Olea europaea subs. africana
Common names: Wild Olive (Eng.), Olienhout (Afr.)
Alternative Names: Mohlware (So), UmNquma (Zu, Xho, Swa), Mutlhwari (Ve), Motlhware (Tswa)
- The fruits are popular with people, monkeys, baboons, mongooses, bush pigs, warthogs, birds, pigeons, cape parrots and loeries.
- The leaves are browsed by game and stock.
- The tree is known to be excellent fodder tree for bushbuck.
- The wild olive essence is associated with fortitude and strength due to its hardiness.
- Traditional remedies prepared from this plant serve as eye lotions and tonics, to lower blood pressure, to improve kidney function and to soothe sore throats.
- The early Cape settlers were recorded to use the fruit to treat diarrhoea.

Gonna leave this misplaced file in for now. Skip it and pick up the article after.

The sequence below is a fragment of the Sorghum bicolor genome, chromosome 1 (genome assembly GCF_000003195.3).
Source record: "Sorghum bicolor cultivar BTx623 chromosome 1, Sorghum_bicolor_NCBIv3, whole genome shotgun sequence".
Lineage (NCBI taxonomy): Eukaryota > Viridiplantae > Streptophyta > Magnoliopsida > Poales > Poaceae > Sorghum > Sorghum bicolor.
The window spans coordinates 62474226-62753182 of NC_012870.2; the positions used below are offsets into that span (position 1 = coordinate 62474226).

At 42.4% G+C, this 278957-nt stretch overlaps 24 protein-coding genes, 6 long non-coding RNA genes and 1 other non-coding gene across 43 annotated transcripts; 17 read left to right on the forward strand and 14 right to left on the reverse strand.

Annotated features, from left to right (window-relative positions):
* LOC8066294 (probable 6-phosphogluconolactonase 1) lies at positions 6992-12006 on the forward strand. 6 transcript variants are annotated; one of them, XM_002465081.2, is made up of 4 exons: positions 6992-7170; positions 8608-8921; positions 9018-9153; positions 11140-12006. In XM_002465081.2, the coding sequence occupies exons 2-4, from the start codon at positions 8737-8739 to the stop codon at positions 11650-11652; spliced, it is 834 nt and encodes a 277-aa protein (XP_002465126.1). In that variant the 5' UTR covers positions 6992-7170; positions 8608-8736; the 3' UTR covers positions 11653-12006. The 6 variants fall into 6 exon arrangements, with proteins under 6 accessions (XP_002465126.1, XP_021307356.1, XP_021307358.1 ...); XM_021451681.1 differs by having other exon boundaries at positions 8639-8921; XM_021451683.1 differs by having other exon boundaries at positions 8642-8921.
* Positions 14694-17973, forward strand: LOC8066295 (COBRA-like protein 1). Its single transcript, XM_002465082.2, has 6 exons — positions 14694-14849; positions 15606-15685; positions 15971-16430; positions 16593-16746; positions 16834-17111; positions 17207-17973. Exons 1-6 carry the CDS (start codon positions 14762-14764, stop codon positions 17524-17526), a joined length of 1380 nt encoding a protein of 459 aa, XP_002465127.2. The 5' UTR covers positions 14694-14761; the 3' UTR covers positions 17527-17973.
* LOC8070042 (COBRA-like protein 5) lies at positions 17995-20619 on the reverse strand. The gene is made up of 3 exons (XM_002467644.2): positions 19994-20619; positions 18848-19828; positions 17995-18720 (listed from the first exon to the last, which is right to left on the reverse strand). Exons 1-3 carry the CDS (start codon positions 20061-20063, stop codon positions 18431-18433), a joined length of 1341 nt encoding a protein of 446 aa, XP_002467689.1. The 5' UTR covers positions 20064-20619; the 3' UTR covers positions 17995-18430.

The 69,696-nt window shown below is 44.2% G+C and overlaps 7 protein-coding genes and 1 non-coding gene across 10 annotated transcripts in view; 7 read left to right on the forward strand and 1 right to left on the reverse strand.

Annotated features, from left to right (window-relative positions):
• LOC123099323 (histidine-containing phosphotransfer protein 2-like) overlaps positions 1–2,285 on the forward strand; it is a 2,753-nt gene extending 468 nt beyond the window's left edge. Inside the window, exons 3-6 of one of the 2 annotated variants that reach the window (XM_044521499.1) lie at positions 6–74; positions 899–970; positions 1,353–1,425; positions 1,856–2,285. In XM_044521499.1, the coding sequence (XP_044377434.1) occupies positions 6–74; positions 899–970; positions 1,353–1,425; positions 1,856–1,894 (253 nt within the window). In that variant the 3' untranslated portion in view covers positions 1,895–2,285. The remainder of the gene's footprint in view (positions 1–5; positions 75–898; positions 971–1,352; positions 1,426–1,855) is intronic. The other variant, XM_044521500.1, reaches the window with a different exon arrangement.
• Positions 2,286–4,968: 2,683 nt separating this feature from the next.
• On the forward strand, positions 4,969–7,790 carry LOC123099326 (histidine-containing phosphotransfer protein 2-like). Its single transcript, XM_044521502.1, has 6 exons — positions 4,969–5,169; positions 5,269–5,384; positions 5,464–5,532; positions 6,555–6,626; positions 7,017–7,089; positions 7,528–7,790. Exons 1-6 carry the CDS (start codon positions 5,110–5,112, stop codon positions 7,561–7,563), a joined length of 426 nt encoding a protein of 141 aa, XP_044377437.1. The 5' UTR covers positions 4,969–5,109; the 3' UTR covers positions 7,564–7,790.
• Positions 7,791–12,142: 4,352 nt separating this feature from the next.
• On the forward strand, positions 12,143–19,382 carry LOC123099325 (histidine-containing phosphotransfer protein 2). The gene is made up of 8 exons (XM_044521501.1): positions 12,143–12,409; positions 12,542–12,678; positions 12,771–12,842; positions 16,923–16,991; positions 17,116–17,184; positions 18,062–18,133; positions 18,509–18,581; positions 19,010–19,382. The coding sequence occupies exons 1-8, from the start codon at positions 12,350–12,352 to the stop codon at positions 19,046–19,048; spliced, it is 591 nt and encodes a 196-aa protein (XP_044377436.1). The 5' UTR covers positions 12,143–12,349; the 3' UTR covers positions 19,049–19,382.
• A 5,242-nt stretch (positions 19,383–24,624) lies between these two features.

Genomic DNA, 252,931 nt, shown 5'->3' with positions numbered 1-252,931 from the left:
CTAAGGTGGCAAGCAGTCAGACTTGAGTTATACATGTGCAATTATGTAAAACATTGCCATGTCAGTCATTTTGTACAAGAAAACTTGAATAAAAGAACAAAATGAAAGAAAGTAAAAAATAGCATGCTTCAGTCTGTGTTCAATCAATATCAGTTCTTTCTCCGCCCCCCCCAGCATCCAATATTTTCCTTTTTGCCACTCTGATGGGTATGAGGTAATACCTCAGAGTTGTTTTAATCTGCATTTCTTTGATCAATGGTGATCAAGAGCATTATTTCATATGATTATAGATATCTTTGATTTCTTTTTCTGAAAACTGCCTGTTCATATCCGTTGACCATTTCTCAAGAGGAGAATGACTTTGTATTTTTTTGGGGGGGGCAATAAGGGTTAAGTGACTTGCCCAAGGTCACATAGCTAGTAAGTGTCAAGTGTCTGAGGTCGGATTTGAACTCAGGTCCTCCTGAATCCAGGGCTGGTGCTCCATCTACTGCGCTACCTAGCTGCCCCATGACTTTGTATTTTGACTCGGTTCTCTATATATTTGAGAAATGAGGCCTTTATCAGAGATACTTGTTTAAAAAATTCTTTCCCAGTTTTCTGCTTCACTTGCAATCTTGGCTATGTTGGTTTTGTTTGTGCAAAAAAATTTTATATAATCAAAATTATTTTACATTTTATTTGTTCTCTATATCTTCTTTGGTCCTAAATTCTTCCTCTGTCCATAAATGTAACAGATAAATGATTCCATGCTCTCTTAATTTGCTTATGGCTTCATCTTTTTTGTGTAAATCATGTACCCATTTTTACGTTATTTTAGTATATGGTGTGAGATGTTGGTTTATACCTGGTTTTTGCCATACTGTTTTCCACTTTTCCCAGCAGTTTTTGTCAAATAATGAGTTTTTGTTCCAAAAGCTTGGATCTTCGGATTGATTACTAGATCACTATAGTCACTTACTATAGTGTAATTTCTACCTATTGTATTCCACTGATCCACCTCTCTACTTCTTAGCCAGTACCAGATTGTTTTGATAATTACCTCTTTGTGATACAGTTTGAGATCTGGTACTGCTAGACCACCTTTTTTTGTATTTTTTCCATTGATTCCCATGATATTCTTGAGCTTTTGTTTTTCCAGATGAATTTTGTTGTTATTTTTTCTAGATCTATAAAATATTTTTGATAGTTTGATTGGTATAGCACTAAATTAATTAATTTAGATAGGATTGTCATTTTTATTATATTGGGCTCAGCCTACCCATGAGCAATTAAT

- An infusion of the bark can be used to relieve colic.
- Infusions of the leaves are used as an eye lotion, gargle to relieve sore throats, tonic and to lower blood pressure.
- The hard, heavy and beautiful golden-brown wood is used for furniture, ornaments, spoons and durable fence posts.
- An ink has been made from the juice of the fruit.
- The leaves can be used as a substitute for tea. Parts used mainly include the dried leaves and sometimes the berries, roots and stems (concoctions).